Article

Action Against Host States of Terrorist Groups

Lindsay Moir

in The Oxford Handbook of the Use of Force in International Law

Published in print January 2015 | ISBN: 9780199673049
Published online June 2016 | e-ISBN: 9780191760204 | DOI: http://dx.doi.org/10.1093/law/9780199673049.003.0033

Series: Oxford Handbooks in Law

Action Against Host States of Terrorist Groups

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This chapter examines the problems that could arise when a state invokes self-defence to justify action against terrorist groups in another state. It first considers indirect armed attack against armed groups and the controversy surrounding the use of self-defence where armed groups are controlled by a foreign state, with particular reference to the International Court of Justice (ICJ) jurisprudence. It then discusses the possibility that an armed attack could occur, permitting a forcible response in the context of international law, without attribution to a state by citing the Nicaragua case in which the ICJ pronounced that self-defence is permissible against a host state in effective control of an armed group. The chapter also looks at the case of Afghanistan and its relationship to Al Qaeda as an example of a state’s claims of self-defence against terrorism.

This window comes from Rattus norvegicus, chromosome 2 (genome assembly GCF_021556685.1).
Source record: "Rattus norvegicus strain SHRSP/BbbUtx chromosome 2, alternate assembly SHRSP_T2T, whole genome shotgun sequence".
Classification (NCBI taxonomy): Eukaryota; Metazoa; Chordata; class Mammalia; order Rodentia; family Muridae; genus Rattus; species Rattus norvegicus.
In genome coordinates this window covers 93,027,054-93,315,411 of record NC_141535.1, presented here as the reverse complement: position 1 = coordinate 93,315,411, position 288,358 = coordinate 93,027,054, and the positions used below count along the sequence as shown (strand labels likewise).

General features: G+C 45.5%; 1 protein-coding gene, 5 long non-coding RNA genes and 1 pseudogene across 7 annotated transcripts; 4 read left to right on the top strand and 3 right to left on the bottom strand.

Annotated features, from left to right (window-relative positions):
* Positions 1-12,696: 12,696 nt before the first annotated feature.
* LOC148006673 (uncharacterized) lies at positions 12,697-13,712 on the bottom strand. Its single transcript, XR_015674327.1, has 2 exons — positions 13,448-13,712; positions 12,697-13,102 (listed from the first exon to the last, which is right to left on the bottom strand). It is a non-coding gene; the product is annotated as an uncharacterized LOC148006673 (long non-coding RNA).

Keywords: self-defence; terrorist group; armed attack; armed group; International Court of Justice; international law; Nicaragua; Afghanistan; Al Qaeda; terrorism

Article.  8637 words. 

Subjects: International Law

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